Growing up in Missouri, a lot of my Christmas gifts when I was young came from a catalog showroom called Dolgin’s. One of my earliest memories is going to Dolgin’s with my mom and aunt, who showed me some Tonka trucks and asked me which ones I liked best.
I know a lot of people remember going through Sears and Montgomery Ward catalogs, but I remember Dolgin’s catalogs the best. Read more
The C-64 sort of turns 30 this week. It was introduced 30 years ago this week, though it wasn’t until August or so that you could actually buy one. It took that long for memory prices to come down to reach the target price, and if memory serves, the machine they displayed at CES in January wasn’t quite production-ready anyway.
I remember the machine well. It was my first computer. It seems like just yesterday the thing turned 25. And not all that long ago that I still used one on a regular basis.
It’s out, and the entire inventory of 250K units was bought by QVC.
So much for getting one of these at Kmart. Anyway, it’s a C64 in a joystick enclosure with 30 games built in, similar to the Atari 2600 and Intellivision units you see in stores.The game selection is a bit disappointing, with an awful lot of obscure titles and, aside from the included Epyx titles, very few big hits. According to the designer, the problem is tracking down the copyright holders of some of these 20-year-old titles in order to get permission to use them.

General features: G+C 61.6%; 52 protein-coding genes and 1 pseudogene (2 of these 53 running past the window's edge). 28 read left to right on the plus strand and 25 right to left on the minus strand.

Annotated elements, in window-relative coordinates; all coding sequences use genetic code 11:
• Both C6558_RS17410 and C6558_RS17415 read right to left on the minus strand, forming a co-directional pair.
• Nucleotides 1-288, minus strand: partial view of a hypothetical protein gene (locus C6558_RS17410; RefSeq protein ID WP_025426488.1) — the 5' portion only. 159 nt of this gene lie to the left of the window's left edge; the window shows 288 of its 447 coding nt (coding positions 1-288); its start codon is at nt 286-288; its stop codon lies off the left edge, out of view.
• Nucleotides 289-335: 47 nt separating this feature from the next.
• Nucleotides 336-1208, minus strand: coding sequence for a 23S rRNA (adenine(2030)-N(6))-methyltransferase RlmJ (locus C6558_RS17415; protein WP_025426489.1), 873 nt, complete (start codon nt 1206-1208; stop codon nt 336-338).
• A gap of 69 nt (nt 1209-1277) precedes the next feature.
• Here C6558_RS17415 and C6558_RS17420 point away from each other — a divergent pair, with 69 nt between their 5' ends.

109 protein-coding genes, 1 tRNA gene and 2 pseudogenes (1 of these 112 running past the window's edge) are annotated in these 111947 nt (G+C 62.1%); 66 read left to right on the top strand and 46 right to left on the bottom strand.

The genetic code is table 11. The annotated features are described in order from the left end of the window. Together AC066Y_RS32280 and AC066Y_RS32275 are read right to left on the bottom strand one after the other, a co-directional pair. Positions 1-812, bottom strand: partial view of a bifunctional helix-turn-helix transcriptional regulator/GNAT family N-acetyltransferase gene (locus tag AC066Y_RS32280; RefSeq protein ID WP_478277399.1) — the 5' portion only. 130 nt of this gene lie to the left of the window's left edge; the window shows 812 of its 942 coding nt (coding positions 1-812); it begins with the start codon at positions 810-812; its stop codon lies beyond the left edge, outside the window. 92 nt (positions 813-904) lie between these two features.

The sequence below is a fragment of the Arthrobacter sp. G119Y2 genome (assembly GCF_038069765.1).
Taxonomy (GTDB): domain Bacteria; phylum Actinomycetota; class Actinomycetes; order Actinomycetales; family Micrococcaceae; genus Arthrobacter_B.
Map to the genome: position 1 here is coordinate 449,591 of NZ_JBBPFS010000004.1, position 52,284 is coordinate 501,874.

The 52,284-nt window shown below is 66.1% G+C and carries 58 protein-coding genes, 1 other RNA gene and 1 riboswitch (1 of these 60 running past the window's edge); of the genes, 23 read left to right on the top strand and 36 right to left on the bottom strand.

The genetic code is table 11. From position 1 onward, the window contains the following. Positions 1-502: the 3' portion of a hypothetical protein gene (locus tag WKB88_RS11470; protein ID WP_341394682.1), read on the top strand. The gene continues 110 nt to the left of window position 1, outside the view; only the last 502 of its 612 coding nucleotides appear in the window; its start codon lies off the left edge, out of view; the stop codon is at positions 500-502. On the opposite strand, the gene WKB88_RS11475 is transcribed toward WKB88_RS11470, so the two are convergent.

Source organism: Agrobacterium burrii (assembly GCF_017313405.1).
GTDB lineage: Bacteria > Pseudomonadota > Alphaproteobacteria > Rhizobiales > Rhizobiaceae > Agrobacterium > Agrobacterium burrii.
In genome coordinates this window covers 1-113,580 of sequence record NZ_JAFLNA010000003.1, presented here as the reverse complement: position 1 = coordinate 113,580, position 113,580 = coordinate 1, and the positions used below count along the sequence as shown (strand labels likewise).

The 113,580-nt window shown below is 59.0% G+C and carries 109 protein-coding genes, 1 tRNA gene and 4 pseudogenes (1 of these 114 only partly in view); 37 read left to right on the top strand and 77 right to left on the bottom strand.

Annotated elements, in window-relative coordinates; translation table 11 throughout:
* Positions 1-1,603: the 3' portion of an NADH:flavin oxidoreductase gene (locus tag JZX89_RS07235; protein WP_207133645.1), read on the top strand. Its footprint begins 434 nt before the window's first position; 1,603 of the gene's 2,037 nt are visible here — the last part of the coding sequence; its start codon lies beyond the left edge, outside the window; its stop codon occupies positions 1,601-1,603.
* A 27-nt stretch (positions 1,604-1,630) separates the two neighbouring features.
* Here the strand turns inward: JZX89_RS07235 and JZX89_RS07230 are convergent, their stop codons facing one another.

Two of my all-time favorites are on there: Jumpman Jr. and Pitstop 2. But, alas, no Seven Cities of Gold, no Dig Dug, no Pirates!, no Giana Sisters…
I’d think about getting one, but I’m sure the main appeal would be turning it into a full C64, which is supposed to be possible.